Video Games and Religious StudiesReligion and Film, Religion and Literature,Visual Culture and the Study of Religion, Religion and Comic Books, and Religion and Cultural Production. You can download this interview, and subscribe to receive our weekly podcast, on iTunes. If you enjoyed it, please take a moment to rate us . And remember, you can use our Amazon.co.ukAmazon.com, or Amazon.ca links to support us at no additional cost when buying academic texts, ornaments, puncture repair kits, and more.

 

Religious Experience: Understanding and Explaining (Video)

In the academic study of ‘religion’, an organization that is at the forefront of encouraging interdisciplinary dialogue is the Grace Davie and Jay Demerath – were recorded at the SSSR Annual Meeting back in 2011. While SSSR was originally dominated by the field of sociology, there has been a recent shift in attendees toward other disciplines such as psychology, education, religious studies, nursing and others that share an interest in understanding ‘religion’ and ‘spirituality’ from their respective perspectives. The diversity of presenters is only matched by the diversity of paper topics presented. While SSSR is typically hosted in an US city, SSSR has gained popularity as an international conference as well with the 2014 Annual Meeting hosting the largest number of international scholars to date.

Considering these observations, the RSP collaborated with SSSR at the 2014 Annual Meeting in Indianapolis, Indiana to offer an interdisciplinary panel on the study of religion. Each of the papers presented are not only from different fields in the study of religion but also methodologically or theoretically apply an interdisciplinary approach. The authors represent the best in their fields. Some are established scholars with a body of work while others are up-and-coming talent. We hope you enjoy the RSP sponsored panel on an interdisciplinary approach to the study of religion. See below for the abstracts of the papers presented.

Many thanks to Chris SIlver, Tommy Coleman, and all at the SSSR for making this recording possible. This panel recording is somewhat different from our usual weekly podcast – if you enjoyed this, why not check out the podcast, or subscribe on iTunes? And remember, you can use our Amazon.co.ukAmazon.com, or Amazon.ca links to support us at no additional cost buying academic texts, knitting needles, Alien Ant Farms, and more.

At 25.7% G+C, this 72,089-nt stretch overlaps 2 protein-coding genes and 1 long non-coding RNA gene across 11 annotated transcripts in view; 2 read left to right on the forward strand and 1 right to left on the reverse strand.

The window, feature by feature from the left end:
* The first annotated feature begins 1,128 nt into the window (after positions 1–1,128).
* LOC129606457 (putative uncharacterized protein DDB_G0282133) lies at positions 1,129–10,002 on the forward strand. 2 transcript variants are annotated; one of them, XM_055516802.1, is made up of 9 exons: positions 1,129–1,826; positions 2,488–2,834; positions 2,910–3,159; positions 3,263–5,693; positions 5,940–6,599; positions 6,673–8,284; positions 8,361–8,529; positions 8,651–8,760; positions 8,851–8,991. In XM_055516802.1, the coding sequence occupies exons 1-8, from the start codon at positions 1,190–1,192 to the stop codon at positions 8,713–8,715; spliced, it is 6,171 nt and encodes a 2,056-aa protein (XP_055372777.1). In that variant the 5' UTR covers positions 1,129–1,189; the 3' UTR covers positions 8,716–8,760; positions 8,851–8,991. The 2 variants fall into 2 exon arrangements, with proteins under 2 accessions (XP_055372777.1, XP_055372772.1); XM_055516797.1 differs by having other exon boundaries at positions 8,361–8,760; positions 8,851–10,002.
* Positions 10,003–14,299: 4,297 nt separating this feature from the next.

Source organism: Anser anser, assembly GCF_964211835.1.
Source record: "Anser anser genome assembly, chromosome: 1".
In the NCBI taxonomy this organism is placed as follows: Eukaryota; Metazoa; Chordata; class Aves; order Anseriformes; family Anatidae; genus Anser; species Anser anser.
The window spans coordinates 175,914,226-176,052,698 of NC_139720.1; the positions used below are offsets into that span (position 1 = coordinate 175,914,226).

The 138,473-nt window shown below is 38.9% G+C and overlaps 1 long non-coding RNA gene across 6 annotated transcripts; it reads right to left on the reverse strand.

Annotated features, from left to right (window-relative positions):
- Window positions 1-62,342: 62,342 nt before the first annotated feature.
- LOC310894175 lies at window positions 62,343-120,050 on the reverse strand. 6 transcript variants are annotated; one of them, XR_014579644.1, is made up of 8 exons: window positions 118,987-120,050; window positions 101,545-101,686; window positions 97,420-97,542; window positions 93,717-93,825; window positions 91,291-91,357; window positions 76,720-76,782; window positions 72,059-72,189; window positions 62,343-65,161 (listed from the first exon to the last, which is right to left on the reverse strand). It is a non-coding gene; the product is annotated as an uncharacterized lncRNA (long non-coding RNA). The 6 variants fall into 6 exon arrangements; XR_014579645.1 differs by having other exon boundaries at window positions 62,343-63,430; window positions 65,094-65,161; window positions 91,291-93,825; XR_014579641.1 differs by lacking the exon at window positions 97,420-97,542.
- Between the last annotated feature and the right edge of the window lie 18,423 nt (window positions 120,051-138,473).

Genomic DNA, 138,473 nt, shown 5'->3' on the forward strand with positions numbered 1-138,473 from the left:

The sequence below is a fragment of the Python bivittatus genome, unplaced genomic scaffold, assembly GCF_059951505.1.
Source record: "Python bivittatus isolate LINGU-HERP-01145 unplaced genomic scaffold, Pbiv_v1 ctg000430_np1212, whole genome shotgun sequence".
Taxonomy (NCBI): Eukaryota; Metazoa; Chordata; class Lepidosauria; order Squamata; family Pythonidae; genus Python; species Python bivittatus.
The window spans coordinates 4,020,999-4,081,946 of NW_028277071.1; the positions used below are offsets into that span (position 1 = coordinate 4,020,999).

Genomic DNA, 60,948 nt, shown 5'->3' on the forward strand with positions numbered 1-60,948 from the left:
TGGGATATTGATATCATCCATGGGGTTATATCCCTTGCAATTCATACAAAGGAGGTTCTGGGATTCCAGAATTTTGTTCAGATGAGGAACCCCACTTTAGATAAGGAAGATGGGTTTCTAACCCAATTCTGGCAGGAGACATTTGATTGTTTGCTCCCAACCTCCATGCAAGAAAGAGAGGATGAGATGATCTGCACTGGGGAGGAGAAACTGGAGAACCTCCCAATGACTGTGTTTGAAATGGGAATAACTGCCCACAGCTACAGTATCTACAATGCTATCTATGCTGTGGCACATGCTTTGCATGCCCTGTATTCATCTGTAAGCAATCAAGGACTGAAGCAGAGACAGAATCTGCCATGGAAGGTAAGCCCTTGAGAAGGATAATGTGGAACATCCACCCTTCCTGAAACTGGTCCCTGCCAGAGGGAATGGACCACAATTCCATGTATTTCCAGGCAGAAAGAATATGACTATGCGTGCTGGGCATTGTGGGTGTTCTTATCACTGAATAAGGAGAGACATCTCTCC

The Religious Studies Project Panel on Religious Experience: Understanding and Explaining

[youtube https://www.youtube.com/watch?v=QJp5DiV3WKc&feature=youtu.be]

Convener: Christopher Silver

W. Paul Williamson,  Poison-Drinking in Obedience to the Faith: A Phenomenological Study of the Experience

Christian serpent handlers of American Appalachia are most noted for handling venomous snakes in obedience to one of five perceived mandates of Christ in Mark 16:17-18: Casting out devils, speaking new tongues, taking up serpents, drinking poison, and laying on hands for healing. Over the past two decades, I have studied several phenomena among this compelling group including their sermons, their music, the anointing, near-death serpent bites, community support (Williamson & Hood, in press), and of course serpent handling (see Hood & Williamson, 2008, for summaries of the above uncited studies). The sign of drinking poison, however, has been largely ignored. To address this neglect, I conducted phenomenological interviews with nine serpent handlers who have practiced poison-drinking. Based on a hermeneutic analysis of these interviews, this paper presents a pattern of themes that describe the structure of meaning in the experience of drinking poison in obedience to the faith.

April Stace Vega, “That’s a Really Real Feeling”: Popular Music and the Sacralization of the Self in Evangelical Worship

“Should Churches Play ‘Highway to Hell’ in order to Reach Unbelievers?” This question is posed on a website catering to evangelical pastors with a link to a video. In the video, several prominent pastors discuss the use of the song (by rock band AC/DC) at a recent Easter morning service. It considered a controversial music choice due to the lyrics of the song and the persona that the band projects, but is also considered a useful tool for evangelism. This project is an ethnographic study on the use of music with no overtly religious lyrics in what sociologist Donald Miller terms “new paradigm” churches in the Washington, D.C. area. I view the use of popular-secular music through the lens of the subjectivization thesis of Paul Heelas and Linda Woodhead. In this paper, I focus on one particular meaning ascribed to popular-secular music in these churches: the ability of the music to express “real feeling” in a way traditional sacred music does not.